What to Look for When Replacing Your MSP

What should I look for when replacing my IT service provider?

Choosing the right Managed Service Provider (MSP) is critical for businesses to ensure that their IT systems are managed effectively and efficiently.

Do you find yourself asking, “How do I keep my IT systems running without any issues?” Business owners have too many day-to-day tasks to complete and think about to want to then deal with IT issues that they don’t fully comprehend. Hence why they then delegate these tasks to others.

Working with an MSP is just that, delegating the accountability of your IT systems to experts who know what they are doing and who can handle the technical aspects of the job. As decision-makers, we know that a major sentiment is that you want IT systems that work, that the whole team is happy with, and, most importantly, systems that look after themselves. You need a provider to manage the whole system and ensure it’s running smoothly so that your staff don’t stress and waste time trying to work around it.

Ideally, unless your service provider grows and you now feel as though they don’t care about you anymore due to your business being too small, or you simply aren’t receiving the service you require for your business, you don’t want to have to change MSPs. The time and effort of researching new providers or people to help fix system issues is a hassle, which is the primary reason business owners simply stay with their provider, even though they are receiving poor service. You may feel guilty for wanting to move on or have built ties with the provider and its staff, but your IT provider should be looking out for your best interest and if they’re not, you need to start looking elsewhere.

After talking to our new clients, especially within a month of working with them, we’ve learned that many of them wish they’d changed providers years before something happened that triggered the change. So, if you’re in a similar situation, on the search for a new MSP or your business has simply grown in size that you now require one to handle your IT systems, here are some factors that separate a good MSP from a bad one.

Responsiveness

A good MSP should be responsive to their client’s needs and provide timely support when issues arise. They should have a dedicated help desk and clear escalation processes to ensure that issues are resolved quickly and that they address them in a way that reduces your business’ downtime while keeping the business running and your staff working. The MSP should have a Service Level Agreement (SLA) in place which outlines the services provided to you, response times, support constraints and your business responsibilities.

Proactivity

A good MSP should take a proactive approach to IT management, monitoring systems for potential issues and implementing preventive measures to avoid downtime and security breaches. This behind-the-scenes work from the MSP is essential for your business’ success as your company should not be reaching out when it has a problem, which is what happens with Ad-hoc support; it’s about prevention and responsiveness when an issue does end up occurring. 

Expertise

The MSP you’re changing to should have a team of skilled and experienced IT professionals with specialised knowledge in a variety of areas, including your server platform, network management and cabling, firewall, Sophos, Cisco networking and cloud computing integration, and they should be Microsoft Certified.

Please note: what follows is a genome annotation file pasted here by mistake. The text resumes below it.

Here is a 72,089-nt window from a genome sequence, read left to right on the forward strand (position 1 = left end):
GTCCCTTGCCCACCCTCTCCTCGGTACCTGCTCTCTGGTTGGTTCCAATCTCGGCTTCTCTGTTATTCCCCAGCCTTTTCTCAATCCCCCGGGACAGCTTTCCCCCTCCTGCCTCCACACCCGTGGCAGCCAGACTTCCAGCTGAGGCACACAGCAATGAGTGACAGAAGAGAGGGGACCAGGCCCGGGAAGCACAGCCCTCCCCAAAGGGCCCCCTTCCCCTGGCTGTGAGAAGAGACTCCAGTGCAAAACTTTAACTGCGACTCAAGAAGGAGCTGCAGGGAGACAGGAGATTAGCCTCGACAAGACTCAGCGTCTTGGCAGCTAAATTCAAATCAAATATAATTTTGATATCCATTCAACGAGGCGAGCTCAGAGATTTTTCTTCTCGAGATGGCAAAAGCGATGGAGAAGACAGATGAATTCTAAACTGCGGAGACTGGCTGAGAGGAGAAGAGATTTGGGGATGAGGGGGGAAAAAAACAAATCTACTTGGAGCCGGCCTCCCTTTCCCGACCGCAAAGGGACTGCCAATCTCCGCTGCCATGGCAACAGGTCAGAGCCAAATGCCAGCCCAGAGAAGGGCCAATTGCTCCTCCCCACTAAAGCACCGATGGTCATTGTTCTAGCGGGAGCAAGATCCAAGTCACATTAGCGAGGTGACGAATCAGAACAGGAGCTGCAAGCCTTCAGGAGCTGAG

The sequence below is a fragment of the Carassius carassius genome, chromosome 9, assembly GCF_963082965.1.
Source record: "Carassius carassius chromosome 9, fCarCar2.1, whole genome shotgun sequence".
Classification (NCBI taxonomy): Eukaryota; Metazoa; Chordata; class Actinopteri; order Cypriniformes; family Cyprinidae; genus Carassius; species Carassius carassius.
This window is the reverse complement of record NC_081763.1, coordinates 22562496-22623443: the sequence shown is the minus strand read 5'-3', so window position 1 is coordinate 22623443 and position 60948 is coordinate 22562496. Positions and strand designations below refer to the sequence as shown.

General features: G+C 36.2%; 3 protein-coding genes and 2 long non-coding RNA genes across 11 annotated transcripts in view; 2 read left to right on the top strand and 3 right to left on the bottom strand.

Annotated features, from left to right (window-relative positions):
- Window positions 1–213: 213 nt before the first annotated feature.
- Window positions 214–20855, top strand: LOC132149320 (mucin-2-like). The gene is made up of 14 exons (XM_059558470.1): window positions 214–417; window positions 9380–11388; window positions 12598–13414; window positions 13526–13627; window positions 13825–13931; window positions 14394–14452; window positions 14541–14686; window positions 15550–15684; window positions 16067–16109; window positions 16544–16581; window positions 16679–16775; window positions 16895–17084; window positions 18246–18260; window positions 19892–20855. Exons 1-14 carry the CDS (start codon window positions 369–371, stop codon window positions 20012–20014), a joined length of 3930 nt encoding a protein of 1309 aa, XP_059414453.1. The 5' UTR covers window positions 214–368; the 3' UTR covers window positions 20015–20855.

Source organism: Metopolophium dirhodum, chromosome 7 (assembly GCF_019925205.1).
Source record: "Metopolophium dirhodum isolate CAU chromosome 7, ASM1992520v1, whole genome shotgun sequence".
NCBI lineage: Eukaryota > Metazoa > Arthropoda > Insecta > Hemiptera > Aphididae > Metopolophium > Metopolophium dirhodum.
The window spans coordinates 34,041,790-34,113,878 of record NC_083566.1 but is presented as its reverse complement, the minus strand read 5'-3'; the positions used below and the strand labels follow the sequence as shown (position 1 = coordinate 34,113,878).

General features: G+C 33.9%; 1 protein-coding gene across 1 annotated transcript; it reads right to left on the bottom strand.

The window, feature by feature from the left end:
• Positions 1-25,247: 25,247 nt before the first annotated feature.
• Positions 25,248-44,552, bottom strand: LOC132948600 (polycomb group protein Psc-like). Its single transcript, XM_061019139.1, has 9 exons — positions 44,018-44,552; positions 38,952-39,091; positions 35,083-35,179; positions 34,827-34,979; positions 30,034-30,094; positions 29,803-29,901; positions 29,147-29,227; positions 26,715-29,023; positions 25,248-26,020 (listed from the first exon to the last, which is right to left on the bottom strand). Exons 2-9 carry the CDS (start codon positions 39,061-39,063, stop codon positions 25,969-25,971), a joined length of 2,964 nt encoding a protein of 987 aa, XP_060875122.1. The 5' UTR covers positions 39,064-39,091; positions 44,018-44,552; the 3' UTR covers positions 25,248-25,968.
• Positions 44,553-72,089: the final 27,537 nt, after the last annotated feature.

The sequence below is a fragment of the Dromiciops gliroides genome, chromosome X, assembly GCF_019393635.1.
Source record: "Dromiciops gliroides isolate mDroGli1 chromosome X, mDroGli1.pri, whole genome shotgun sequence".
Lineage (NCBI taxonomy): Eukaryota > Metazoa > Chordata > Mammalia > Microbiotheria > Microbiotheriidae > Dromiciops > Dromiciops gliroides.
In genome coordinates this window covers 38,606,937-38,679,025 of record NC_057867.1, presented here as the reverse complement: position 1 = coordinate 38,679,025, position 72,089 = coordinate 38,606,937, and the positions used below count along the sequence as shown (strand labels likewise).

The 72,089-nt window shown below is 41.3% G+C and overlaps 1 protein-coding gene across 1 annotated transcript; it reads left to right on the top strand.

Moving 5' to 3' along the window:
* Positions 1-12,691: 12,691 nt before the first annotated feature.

Expertise in Line of Business (LoB) Application

Line of Business applications refers to the set of critical programs that are vital to the day-to-day running of your business. These are usually large programs that contain a vast amount of capabilities integrated into them that then tie into the rest of your databases and management systems. Some examples of these are SAP, Sage and Microsoft Dynamics and each of these vendors has support systems that are separate from your IT service provider. Unfortunately, a LoB support doesn’t necessarily care about your business, just their base software, and when all your systems need to work in conjunction, you need to ensure you choose an IT provider that has exposure to your LoB. Keep in mind that most won’t have expertise in the LoB, as it’s not their field, but they should have exposure and they should be willing to take on the technical jargon and be the middleman between your business and the LoB support team. As a business, you don’t want to be the trouble-shooter, so if, for example, you have a printer problem in SAP, your IT support will then work with SAP with the technical how-tos and fix the issue. Make sure your MSP is willing to take this on.

Communication

MSPs should maintain open and transparent communication with their clients, providing regular updates on system performance, service level agreements and other important metrics. While as a business owner or manager, you’re looking to outsource your IT systems and management so that you don’t have the added stress of understanding how to fix or prevent problems, it’s still essential that you know what is happening, especially considering IT is such a crucial element of your business. You should be communicating with your MSP in a broader sense and their recommendations should be used in the long-term planning of your business.

Flexibility

You don’t want to go into partnership with a rigid MSP that have you stuck in a fixed price plan. An MSP should be able to customise its services to meet its clients’ unique needs and requirements. Every business is different, and a one-size-fits-all approach won’t cut it, so the MSP should be willing to work collaboratively with you to develop customised solutions that fit your budgets and objectives.

Reliability

A good MSP should have a track record of reliability and stability, with a strong reputation and positive reviews from clients. Oftentimes, you will find this listed on their website or socials, such as testimonial quotes or videos, but make sure to check out review sites like Google and CloudTango, or even read through the comments on their socials, as well as through forums like Reddit and Quora. You might even want to read through employee reviews on Seek as this can give you an indication of how the business runs, like whether they are understaffed and taking on too many clients, meaning your company may not receive the level of service you require.